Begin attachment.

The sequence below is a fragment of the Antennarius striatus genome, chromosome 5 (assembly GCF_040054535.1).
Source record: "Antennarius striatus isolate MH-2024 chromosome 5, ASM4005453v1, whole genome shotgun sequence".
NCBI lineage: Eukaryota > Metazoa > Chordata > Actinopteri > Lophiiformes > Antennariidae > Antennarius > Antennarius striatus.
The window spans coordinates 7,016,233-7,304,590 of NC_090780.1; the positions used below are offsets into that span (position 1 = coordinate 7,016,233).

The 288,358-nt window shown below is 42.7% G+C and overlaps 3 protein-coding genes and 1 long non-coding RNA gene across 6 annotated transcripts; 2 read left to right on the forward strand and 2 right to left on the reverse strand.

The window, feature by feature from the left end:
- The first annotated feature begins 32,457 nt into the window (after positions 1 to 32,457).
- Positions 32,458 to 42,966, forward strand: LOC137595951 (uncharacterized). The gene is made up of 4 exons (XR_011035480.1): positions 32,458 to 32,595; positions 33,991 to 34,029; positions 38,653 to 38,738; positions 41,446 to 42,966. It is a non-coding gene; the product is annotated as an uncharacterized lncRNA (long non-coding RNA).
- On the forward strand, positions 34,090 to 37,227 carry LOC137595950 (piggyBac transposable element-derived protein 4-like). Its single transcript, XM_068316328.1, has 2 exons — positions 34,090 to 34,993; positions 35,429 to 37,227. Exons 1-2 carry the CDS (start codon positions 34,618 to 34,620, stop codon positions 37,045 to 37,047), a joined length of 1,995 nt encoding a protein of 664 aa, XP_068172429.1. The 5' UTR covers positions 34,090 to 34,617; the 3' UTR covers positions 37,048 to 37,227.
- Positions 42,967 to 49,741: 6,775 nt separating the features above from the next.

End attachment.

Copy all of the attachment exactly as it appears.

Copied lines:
The sequence below is a fragment of the Antennarius striatus genome, chromosome 5 (assembly GCF_040054535.1).
Source record: "Antennarius striatus isolate MH-2024 chromosome 5, ASM4005453v1, whole genome shotgun sequence".
NCBI lineage: Eukaryota > Metazoa > Chordata > Actinopteri > Lophiiformes > Antennariidae > Antennarius > Antennarius striatus.
The window spans coordinates 7,016,233-7,304,590 of NC_090780.1; the positions used below are offsets into that span (position 1 = coordinate 7,016,233).

The 288,358-nt window shown below is 42.7% G+C and overlaps 3 protein-coding genes and 1 long non-coding RNA gene across 6 annotated transcripts; 2 read left to right on the forward strand and 2 right to left on the reverse strand.

The window, feature by feature from the left end:
- The first annotated feature begins 32,457 nt into the window (after positions 1 to 32,457).
- Positions 32,458 to 42,966, forward strand: LOC137595951 (uncharacterized). The gene is made up of 4 exons (XR_011035480.1): positions 32,458 to 32,595; positions 33,991 to 34,029; positions 38,653 to 38,738; positions 41,446 to 42,966. It is a non-coding gene; the product is annotated as an uncharacterized lncRNA (long non-coding RNA).
- On the forward strand, positions 34,090 to 37,227 carry LOC137595950 (piggyBac transposable element-derived protein 4-like). Its single transcript, XM_068316328.1, has 2 exons — positions 34,090 to 34,993; positions 35,429 to 37,227. Exons 1-2 carry the CDS (start codon positions 34,618 to 34,620, stop codon positions 37,045 to 37,047), a joined length of 1,995 nt encoding a protein of 664 aa, XP_068172429.1. The 5' UTR covers positions 34,090 to 34,617; the 3' UTR covers positions 37,048 to 37,227.
- Positions 42,967 to 49,741: 6,775 nt separating the features above from the next.